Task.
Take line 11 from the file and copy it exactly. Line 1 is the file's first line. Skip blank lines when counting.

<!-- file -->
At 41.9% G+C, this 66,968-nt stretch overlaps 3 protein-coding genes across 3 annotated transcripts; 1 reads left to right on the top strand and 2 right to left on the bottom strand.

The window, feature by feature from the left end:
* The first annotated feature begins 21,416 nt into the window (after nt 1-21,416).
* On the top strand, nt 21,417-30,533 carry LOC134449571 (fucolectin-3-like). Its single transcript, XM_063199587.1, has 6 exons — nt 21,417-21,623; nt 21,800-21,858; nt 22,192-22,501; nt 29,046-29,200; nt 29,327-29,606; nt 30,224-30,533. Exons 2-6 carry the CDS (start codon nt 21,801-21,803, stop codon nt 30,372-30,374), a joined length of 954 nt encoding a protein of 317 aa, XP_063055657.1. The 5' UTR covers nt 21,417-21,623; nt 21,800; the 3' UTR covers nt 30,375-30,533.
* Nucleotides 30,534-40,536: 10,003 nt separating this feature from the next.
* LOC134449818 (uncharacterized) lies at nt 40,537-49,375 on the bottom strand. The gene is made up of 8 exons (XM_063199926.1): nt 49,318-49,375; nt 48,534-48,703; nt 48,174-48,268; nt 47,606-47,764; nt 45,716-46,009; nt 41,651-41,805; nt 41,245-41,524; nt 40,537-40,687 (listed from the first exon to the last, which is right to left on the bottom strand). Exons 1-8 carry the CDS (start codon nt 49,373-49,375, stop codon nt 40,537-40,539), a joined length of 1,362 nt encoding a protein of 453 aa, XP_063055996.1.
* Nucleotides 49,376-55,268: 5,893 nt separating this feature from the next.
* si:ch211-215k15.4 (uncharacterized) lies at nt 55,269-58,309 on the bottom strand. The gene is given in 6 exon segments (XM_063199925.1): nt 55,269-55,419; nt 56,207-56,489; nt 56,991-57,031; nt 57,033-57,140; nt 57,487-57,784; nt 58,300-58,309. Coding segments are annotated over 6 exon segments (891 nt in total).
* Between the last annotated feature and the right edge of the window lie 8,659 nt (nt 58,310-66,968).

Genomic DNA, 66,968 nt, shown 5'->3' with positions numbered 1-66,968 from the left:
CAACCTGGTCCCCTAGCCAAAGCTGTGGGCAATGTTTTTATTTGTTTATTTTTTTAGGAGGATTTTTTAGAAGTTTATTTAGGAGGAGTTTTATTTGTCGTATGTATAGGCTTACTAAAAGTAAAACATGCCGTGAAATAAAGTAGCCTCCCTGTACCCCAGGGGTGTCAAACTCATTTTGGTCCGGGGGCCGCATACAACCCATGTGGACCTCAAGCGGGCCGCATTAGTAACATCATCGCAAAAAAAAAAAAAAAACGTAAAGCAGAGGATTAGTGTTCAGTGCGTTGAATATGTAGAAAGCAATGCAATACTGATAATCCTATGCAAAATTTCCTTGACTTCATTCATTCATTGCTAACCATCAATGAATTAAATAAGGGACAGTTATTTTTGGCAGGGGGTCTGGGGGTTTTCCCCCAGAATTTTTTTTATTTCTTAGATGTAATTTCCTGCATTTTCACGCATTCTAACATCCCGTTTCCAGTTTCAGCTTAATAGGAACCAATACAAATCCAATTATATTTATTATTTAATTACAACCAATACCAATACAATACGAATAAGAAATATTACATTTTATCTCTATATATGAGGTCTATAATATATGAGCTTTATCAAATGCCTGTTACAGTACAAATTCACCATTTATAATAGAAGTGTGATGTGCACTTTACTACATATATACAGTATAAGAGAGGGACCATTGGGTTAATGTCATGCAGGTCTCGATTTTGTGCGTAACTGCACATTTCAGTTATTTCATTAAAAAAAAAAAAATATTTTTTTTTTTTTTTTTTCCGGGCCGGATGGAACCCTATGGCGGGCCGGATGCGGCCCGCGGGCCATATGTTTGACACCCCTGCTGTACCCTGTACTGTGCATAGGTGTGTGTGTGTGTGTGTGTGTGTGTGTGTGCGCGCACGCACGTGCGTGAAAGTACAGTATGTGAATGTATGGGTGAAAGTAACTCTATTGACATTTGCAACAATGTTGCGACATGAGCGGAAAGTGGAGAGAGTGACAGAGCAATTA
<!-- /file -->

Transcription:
CAACCTGGTCCCCTAGCCAAAGCTGTGGGCAATGTTTTTATTTGTTTATTTTTTTAGGAGGATTTTTTAGAAGTTTATTTAGGAGGAGTTTTATTTGTCGTATGTATAGGCTTACTAAAAGTAAAACATGCCGTGAAATAAAGTAGCCTCCCTGTACCCCAGGGGTGTCAAACTCATTTTGGTCCGGGGGCCGCATACAACCCATGTGGACCTCAAGCGGGCCGCATTAGTAACATCATCGCAAAAAAAAAAAAAAAACGTAAAGCAGAGGATTAGTGTTCAGTGCGTTGAATATGTAGAAAGCAATGCAATACTGATAATCCTATGCAAAATTTCCTTGACTTCATTCATTCATTGCTAACCATCAATGAATTAAATAAGGGACAGTTATTTTTGGCAGGGGGTCTGGGGGTTTTCCCCCAGAATTTTTTTTATTTCTTAGATGTAATTTCCTGCATTTTCACGCATTCTAACATCCCGTTTCCAGTTTCAGCTTAATAGGAACCAATACAAATCCAATTATATTTATTATTTAATTACAACCAATACCAATACAATACGAATAAGAAATATTACATTTTATCTCTATATATGAGGTCTATAATATATGAGCTTTATCAAATGCCTGTTACAGTACAAATTCACCATTTATAATAGAAGTGTGATGTGCACTTTACTACATATATACAGTATAAGAGAGGGACCATTGGGTTAATGTCATGCAGGTCTCGATTTTGTGCGTAACTGCACATTTCAGTTATTTCATTAAAAAAAAAAAAATATTTTTTTTTTTTTTTTTTCCGGGCCGGATGGAACCCTATGGCGGGCCGGATGCGGCCCGCGGGCCATATGTTTGACACCCCTGCTGTACCCTGTACTGTGCATAGGTGTGTGTGTGTGTGTGTGTGTGTGTGTGTGCGCGCACGCACGTGCGTGAAAGTACAGTATGTGAATGTATGGGTGAAAGTAACTCTATTGACATTTGCAACAATGTTGCGACATGAGCGGAAAGTGGAGAGAGTGACAGAGCAATTA